Saturday, 16 May 2009

The wonder of juries

This is good news. They're gradually being forced back into the box.

According to an eminent jurist or two, jury trial is the most important bulwark between liberty and state tyranny. But thank God it already exists. I can't see today's Government of meddlers, know-better-than-thou's, Stalinists, technocrats, control-freaks and cronies inventing it.

Can you imagine?

"So, you're saying we should get a focus group in to provide some cover for whatever the judge wants, right?"

"No, they'll decide whether the accused is guilty or not."

"Oh. So they'll be carefully selected from a panel, lay experts with an insight in the field. Mmmm, could be expensive. We'll need an appointments board. They'll need some researchers too."

"No, they'll just be random people. Mind you, we should exclude criminals and the insane."

"Too right! But, you can't be serious: what the fuck are a bunch of the great unwashed going to know about anything? How can we be sure it'll be done properly?"

"Er, that's the point. You can't."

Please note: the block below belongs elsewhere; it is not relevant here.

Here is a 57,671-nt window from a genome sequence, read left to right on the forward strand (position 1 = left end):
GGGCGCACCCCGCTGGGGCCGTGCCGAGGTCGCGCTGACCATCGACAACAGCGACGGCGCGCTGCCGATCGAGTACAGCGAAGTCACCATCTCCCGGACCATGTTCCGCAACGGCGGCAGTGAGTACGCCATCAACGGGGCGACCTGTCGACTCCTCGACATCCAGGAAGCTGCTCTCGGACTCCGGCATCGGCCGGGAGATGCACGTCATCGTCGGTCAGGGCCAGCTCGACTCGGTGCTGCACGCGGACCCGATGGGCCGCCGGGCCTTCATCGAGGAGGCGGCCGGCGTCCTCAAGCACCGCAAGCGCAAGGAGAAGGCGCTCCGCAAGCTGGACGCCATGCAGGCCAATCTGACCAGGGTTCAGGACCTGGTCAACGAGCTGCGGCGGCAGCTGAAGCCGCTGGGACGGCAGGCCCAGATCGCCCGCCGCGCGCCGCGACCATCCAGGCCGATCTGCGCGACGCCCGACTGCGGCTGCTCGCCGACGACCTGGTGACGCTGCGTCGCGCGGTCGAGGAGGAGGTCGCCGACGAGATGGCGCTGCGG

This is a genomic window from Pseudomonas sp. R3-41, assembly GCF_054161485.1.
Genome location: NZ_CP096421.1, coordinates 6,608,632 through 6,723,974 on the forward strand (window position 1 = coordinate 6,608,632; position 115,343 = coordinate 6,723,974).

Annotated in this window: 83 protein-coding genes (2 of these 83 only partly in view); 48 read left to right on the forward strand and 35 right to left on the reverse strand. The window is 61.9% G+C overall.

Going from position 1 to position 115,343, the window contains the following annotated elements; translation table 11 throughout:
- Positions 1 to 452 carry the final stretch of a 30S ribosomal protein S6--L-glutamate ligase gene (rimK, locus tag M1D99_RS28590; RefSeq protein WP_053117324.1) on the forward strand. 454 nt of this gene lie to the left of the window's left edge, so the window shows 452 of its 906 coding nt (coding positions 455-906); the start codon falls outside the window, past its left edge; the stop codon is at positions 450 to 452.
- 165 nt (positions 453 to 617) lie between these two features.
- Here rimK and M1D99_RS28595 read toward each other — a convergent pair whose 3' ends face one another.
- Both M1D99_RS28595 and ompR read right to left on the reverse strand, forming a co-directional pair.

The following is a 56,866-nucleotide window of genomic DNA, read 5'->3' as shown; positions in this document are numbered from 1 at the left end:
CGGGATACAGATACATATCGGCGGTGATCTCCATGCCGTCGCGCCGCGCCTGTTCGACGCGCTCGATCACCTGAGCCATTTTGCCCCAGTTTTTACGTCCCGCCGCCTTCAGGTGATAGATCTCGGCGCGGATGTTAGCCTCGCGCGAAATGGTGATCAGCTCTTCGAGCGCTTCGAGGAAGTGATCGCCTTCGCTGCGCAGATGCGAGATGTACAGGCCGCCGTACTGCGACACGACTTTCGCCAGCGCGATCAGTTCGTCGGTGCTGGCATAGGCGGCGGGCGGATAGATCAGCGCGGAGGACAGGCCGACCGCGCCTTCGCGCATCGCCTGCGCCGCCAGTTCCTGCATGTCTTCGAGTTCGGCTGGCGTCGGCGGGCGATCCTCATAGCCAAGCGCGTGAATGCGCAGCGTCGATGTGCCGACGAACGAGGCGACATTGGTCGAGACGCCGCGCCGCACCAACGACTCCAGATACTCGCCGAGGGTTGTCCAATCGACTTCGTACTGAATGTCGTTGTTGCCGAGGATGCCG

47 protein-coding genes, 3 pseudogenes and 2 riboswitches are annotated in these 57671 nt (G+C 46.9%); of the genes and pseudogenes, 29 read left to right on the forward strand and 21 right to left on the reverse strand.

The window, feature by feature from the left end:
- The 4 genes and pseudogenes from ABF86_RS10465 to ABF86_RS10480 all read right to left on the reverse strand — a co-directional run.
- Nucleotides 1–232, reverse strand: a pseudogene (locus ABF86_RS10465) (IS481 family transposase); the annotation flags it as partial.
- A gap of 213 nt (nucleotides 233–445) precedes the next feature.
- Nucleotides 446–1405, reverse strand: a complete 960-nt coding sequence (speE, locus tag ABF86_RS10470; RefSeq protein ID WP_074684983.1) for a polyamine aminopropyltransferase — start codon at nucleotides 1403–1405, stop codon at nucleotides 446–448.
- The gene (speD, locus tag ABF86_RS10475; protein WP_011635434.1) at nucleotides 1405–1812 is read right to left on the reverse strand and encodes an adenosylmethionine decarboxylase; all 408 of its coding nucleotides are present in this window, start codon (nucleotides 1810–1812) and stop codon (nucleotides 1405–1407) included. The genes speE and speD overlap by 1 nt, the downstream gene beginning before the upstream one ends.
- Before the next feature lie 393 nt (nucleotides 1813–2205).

Kevin Musgrove said...

A friend is a lecturer in jurisprudence. This lot's created more work than the previous mob since Sir Robert Peel put together

Gadjo Dilo said...

Very consisely put. And I can't imagine a film called "Twelve Calm and Confident Government Appointees" being made either.

Gaw said...

Regardless of the expenses row, British politics doesn't feel well, does it? All this hyperactivity is a form of displacement activity. It's easier to legislate than administrate and it gets more headlines, creating the illusion of achievement. It also helps our MPs to describe themselves as 'hard working'. I'd rather they did a lot less but did it in a thorough, independent, self-denying and thoughtful fashion.